Some of the reviews Iíve read about this deck didnít like the coloring. They claim there is either little or no use of the color red. While it is true that the deck uses lots of earth tones (Duh! Itís a Pagan deck), I saw red or the use of red in numerous cards. More than likely, what they wee commenting on was the feeling of shadow and darkness (in the sense of shade) that is all over this deck. That was necessary to allow for the exaggerated use of shadow. You donít have long shadows at noon. So I disagree with those who didnít like the coloring. I think it is fantastic.

The one disagreement I would have with the design of this deck is with the elemental associations for the suits. In ceremonial magick, the tradition is generally Cups are Water, Pentacles are Earth, Wands are Fire and Swords are Air. In most Pagan traditions Swords are Fire and Wands are Air. This deck follows the ceremonial magick associations. I think for a Pagan deck it would have made more sense to use the Pagan associations. However, this is a minor quibble.

So I would say this deck is not good for meditation or magick or readings on specific questions. However, it is perfect and highly usable for giving general readings to people of a Pagan persuasion. This goes in my stack of decks to give readings for specific types of people.

Name of deck:Pagan Tarot (Mini)
Publisher: Lo Scarabeo
ISBN: 0-7387-1236-1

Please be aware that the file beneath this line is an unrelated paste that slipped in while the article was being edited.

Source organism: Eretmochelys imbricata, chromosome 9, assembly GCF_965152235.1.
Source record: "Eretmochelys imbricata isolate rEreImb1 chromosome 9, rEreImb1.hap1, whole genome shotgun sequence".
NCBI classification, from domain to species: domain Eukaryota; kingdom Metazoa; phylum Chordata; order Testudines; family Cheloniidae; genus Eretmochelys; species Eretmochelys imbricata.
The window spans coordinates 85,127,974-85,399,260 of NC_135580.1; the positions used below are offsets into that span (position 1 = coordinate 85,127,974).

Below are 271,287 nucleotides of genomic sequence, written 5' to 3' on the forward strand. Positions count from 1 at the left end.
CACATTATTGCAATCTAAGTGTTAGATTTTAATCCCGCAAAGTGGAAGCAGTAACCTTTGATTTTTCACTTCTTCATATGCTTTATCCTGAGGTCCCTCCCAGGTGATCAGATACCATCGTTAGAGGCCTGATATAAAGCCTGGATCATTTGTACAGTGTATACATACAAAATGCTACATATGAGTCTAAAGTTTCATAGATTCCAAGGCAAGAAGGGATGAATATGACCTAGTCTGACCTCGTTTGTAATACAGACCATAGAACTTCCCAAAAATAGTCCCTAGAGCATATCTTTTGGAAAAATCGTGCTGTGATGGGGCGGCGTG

Creatorís name: Gina M. Pace
Brief biography of creator: Ms. Pace, also known as "Wicce," is a Wiccan who has been reading and teaching the Tarot for over 25 years. Her popular website is a focus for many people seeking reviews and information on the Tarot.
Artistsí names: Luca Raimondo, coloring by Cristiano Spadoni
Brief biography of artists: Luca Raimondo illustrated Tarot of Casanova, Olympus Tarot (with concept by Manfredi Toraldo) and Pagan Tarot. Artist and comic book illustrator, he is renowned in Italy and France for his historic reconstruction and stories. Cristiano Spadoni has worked on numerous Tarot decks and was the costume illustrator for the film, "The Life Aquatic with Steve Zissou."
Name of accompanying booklet:Pagan Tarot
Number of pages of booklet: 32 (8 in English)
Available in a boxed kit?: Yes, but only with the full sized version of the deck.
If yes, are there extras in the kit?: Yes, a full-sized book by Pace and a beautiful bag to hold the deck.
Magical Uses: None
Reading Uses: All general purpose readings.
Artistic Style: Realistic
Theme: Wicca in modern life.
Tarot, Divination Deck, Other: Tarot
Does it follow Rider-Waite-Smith Standard?: Yes in name, if not in image.
Does it have extra cards?: No
Does it have alternate names for Major Arcana cards?: Just the standard Lo Scarabeo differences: The Wheel of Fortune becomes The Wheel, and The Star becomes The Stars.
Does it have alternate names for Minor Arcana suits?: Cups are called Chalices.
Does it have alternate names for the Court Cards?: Yes. Instead of Page, Knight, Queen, King they are Elemental, Novice, Initiate and Elder.
Why was deck created?: The Tarot was designed to depict the life of a contemporary Witch dealing with modern issues but who allows her spirituality to flow in harmony with common events in daily life.

Please note that the use of Llewellyn Encyclopedia articles
is subject to certain Terms and Conditions